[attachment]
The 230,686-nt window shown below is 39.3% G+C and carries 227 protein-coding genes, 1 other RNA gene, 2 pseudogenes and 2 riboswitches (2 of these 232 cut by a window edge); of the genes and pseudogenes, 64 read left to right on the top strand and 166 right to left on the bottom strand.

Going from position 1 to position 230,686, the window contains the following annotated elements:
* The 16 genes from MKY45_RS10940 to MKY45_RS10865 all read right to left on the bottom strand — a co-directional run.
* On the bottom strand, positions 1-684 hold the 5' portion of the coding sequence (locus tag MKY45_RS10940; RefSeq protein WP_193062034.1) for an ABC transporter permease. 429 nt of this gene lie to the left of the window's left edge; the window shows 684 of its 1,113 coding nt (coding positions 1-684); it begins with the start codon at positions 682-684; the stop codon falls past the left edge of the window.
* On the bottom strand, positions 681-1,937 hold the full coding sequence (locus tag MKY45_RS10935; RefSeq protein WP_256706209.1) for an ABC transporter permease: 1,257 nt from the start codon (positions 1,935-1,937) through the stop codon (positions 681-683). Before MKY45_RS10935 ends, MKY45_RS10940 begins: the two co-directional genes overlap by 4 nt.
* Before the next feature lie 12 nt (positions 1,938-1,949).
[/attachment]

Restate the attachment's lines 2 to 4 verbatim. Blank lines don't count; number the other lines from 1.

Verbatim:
Going from position 1 to position 230,686, the window contains the following annotated elements:
* The 16 genes from MKY45_RS10940 to MKY45_RS10865 all read right to left on the bottom strand — a co-directional run.
* On the bottom strand, positions 1-684 hold the 5' portion of the coding sequence (locus tag MKY45_RS10940; RefSeq protein WP_193062034.1) for an ABC transporter permease. 429 nt of this gene lie to the left of the window's left edge; the window shows 684 of its 1,113 coding nt (coding positions 1-684); it begins with the start codon at positions 682-684; the stop codon falls past the left edge of the window.